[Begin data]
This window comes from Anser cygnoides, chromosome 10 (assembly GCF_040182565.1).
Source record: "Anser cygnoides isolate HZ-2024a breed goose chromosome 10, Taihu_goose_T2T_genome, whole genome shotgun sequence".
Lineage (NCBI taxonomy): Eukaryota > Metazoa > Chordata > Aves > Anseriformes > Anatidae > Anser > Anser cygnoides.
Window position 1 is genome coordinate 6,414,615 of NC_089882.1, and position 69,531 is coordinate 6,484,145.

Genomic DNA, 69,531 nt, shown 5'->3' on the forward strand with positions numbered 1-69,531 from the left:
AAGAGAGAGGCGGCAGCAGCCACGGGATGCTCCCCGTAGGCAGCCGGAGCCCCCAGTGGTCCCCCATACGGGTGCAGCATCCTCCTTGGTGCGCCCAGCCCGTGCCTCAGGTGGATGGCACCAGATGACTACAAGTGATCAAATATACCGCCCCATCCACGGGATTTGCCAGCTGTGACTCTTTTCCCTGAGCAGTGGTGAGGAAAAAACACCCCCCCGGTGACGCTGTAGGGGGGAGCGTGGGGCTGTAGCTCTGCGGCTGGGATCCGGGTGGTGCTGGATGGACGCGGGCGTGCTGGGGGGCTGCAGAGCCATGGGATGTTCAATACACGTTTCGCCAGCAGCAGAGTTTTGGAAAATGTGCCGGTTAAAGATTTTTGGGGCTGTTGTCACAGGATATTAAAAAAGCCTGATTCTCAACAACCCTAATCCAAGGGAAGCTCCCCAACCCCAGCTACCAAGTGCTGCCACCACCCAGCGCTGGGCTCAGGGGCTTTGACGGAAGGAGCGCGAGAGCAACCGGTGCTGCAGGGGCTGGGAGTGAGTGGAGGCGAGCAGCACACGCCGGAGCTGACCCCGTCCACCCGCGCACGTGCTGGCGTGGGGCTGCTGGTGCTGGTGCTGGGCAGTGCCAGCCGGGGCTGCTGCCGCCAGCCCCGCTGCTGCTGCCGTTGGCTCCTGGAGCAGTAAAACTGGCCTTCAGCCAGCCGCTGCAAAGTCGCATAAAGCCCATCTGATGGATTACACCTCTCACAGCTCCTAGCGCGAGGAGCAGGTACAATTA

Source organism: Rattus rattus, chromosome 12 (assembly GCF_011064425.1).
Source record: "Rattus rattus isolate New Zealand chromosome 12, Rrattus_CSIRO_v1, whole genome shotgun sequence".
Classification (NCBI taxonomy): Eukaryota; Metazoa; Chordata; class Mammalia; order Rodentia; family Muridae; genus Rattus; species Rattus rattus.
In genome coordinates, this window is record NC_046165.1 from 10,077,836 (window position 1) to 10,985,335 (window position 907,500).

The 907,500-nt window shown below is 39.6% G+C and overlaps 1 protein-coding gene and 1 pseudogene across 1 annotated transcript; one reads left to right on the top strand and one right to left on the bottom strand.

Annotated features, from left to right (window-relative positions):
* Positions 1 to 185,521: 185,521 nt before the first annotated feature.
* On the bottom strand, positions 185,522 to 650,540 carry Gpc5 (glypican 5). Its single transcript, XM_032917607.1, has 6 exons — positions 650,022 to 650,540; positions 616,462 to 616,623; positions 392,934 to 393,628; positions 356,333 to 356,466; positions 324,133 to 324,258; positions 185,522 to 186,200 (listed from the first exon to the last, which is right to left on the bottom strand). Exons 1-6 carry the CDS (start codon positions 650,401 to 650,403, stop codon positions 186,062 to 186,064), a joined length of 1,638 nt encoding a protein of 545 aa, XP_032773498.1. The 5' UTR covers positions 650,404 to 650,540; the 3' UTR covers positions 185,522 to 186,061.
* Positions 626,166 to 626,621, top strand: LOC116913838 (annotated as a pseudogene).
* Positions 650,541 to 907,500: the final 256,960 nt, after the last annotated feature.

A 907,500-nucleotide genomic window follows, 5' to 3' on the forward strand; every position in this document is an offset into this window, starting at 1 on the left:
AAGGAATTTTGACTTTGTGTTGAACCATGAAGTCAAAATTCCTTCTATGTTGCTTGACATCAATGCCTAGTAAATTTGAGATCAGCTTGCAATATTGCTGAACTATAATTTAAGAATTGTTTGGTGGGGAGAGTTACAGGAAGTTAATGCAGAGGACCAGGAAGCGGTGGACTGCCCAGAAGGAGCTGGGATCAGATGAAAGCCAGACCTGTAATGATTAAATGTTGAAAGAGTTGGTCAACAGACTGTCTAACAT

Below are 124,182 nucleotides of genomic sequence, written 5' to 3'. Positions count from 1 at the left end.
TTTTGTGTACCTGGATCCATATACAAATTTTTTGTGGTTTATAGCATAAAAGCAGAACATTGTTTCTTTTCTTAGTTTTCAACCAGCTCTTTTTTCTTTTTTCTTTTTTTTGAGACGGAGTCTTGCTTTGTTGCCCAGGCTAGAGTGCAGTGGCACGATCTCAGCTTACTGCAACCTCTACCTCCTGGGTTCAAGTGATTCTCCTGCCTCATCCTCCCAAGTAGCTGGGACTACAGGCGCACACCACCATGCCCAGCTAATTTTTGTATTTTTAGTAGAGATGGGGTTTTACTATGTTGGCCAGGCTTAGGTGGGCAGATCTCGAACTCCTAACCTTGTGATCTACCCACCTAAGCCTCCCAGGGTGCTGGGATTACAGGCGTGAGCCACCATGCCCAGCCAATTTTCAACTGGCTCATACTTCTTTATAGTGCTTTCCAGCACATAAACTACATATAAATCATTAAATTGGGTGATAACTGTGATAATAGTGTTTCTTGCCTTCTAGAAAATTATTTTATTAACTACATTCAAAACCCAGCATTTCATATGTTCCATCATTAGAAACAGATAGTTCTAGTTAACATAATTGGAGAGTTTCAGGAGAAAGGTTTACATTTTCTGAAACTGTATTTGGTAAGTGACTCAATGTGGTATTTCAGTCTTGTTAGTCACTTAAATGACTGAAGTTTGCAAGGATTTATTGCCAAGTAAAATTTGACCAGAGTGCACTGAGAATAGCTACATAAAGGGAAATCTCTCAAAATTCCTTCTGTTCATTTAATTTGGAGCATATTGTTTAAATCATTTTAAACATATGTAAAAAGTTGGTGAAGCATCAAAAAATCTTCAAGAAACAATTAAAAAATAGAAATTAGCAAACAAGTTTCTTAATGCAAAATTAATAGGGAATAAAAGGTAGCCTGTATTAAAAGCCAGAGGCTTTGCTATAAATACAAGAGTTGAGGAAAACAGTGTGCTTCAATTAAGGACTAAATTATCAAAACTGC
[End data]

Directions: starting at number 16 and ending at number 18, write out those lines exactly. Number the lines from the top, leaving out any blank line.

* Positions 650,541 to 907,500: the final 256,960 nt, after the last annotated feature.

A 907,500-nucleotide genomic window follows, 5' to 3' on the forward strand; every position in this document is an offset into this window, starting at 1 on the left:
AAGGAATTTTGACTTTGTGTTGAACCATGAAGTCAAAATTCCTTCTATGTTGCTTGACATCAATGCCTAGTAAATTTGAGATCAGCTTGCAATATTGCTGAACTATAATTTAAGAATTGTTTGGTGGGGAGAGTTACAGGAAGTTAATGCAGAGGACCAGGAAGCGGTGGACTGCCCAGAAGGAGCTGGGATCAGATGAAAGCCAGACCTGTAATGATTAAATGTTGAAAGAGTTGGTCAACAGACTGTCTAACAT